• If there is a fire hydrant near your home, keep it clear of snow, ice and debris for easy access by the fire department.

AFRD Safe Place off the Streets (Safe SPOTS)

SafeSPOTS is a program designed to provide immediate assistance to individuals and families facing child and/or domestic violence at any time the need arises. Atlanta Firefighters, within the confines of Fire Stations, will utilize its facilities as “SafeSPOTS” for: Abandoned infants, abused children, victims of commercial sexual exploitation of children, victims of sexual assault, and victims of domestic violence.

“SafeSPOTS” is a temporary haven where abandoned infants can be left until: They are received by medical facilities and/or assistance is provided by the Department of Family and Children Services (DAFACS); victims of abuse can come to receive emergency medical treatment for their injuries; transportation can be established in confidentiality away from an aggressor; confidential notification of law enforcement officials is made for domestic abuse incidents, if requested by persons 18 years of age or older. Mandatory reporting is required if victim is under the age of 18.


An enhanced 911 information system for City of Atlanta residents is available, and is being used by emergency dispatchers. The Atlanta Fire Rescue Department is not only urging residents to register for Smart911, but its employees as well.

When registering, the system allows users to enter whatever personal information that they feel comfortable with sharing via on line registration. This information can include a home or work address, information about disabilities, medications, alternate contact numbers, pictures, automobile descriptions, and other information that may be pertinent for first responders, during an emergency.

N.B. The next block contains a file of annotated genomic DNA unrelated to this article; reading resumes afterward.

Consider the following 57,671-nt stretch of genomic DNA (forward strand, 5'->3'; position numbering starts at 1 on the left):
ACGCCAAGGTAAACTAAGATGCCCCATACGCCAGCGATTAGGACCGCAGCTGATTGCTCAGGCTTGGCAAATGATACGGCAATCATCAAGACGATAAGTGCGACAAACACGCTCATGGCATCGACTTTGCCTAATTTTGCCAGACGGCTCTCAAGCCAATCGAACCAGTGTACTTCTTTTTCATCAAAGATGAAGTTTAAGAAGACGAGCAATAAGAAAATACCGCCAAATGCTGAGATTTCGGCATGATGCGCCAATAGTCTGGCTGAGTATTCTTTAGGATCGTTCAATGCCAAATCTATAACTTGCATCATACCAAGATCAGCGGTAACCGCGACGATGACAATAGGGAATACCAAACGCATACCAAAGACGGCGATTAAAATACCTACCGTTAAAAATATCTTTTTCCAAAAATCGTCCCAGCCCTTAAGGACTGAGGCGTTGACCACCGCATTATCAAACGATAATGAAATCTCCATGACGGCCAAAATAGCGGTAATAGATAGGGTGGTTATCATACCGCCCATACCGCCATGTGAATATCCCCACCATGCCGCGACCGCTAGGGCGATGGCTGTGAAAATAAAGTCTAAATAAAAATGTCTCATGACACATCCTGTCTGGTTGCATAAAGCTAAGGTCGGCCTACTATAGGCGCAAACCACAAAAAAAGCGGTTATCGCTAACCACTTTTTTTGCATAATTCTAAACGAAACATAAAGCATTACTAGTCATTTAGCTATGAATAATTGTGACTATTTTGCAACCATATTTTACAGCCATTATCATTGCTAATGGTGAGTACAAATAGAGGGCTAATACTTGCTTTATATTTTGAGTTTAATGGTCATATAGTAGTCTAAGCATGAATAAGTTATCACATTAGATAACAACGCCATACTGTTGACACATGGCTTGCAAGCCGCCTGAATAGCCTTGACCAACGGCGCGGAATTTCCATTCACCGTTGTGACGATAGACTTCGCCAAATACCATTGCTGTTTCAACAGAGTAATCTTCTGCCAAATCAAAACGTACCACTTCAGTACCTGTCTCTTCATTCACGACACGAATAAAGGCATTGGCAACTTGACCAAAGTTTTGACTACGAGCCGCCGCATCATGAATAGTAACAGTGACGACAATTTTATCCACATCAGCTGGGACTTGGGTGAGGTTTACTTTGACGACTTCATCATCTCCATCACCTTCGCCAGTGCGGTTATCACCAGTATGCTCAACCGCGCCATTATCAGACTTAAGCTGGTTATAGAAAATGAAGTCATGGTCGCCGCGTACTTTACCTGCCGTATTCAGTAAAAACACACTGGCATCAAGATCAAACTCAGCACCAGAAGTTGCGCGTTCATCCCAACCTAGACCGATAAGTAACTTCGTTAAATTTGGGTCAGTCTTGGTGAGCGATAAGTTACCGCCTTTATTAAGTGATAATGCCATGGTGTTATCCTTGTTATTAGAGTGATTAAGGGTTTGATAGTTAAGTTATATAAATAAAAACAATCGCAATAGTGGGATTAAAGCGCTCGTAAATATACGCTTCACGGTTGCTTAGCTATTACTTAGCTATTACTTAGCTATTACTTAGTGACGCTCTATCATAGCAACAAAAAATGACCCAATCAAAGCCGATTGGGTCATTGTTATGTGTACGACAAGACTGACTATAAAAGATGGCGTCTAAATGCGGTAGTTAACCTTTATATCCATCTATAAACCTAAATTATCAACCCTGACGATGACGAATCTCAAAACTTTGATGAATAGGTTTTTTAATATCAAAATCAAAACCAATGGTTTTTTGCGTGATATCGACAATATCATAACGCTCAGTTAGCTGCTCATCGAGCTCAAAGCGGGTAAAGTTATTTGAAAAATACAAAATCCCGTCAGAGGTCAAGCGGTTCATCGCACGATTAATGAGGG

Remember - anyone that lives, works, or plays within the City could potentially benefit from first responders having the preregistered information available. Additionally, when traveling abroad any jurisdiction that utilizes Smart911 will have your information readily available, making registration a win for everyone.

To register, simply visit www.smart911.com to create your personal safety profile.

Battalion Reports

Each fire battalion* have activities and challenges that are specific to their geographical territory: 

1. Recent major incidents/events

2. Explanation of Fire and EMS SORC (Standard of Response Coverage) for the last reporting period

3. Facility/Equipment updates

*When time allows provide battalion specific reports

The public is welcome to come participate and learn more about the AFRD and the services that it provides (please see AFRD Community page), while enhancing your knowledge base about emergency preparedness.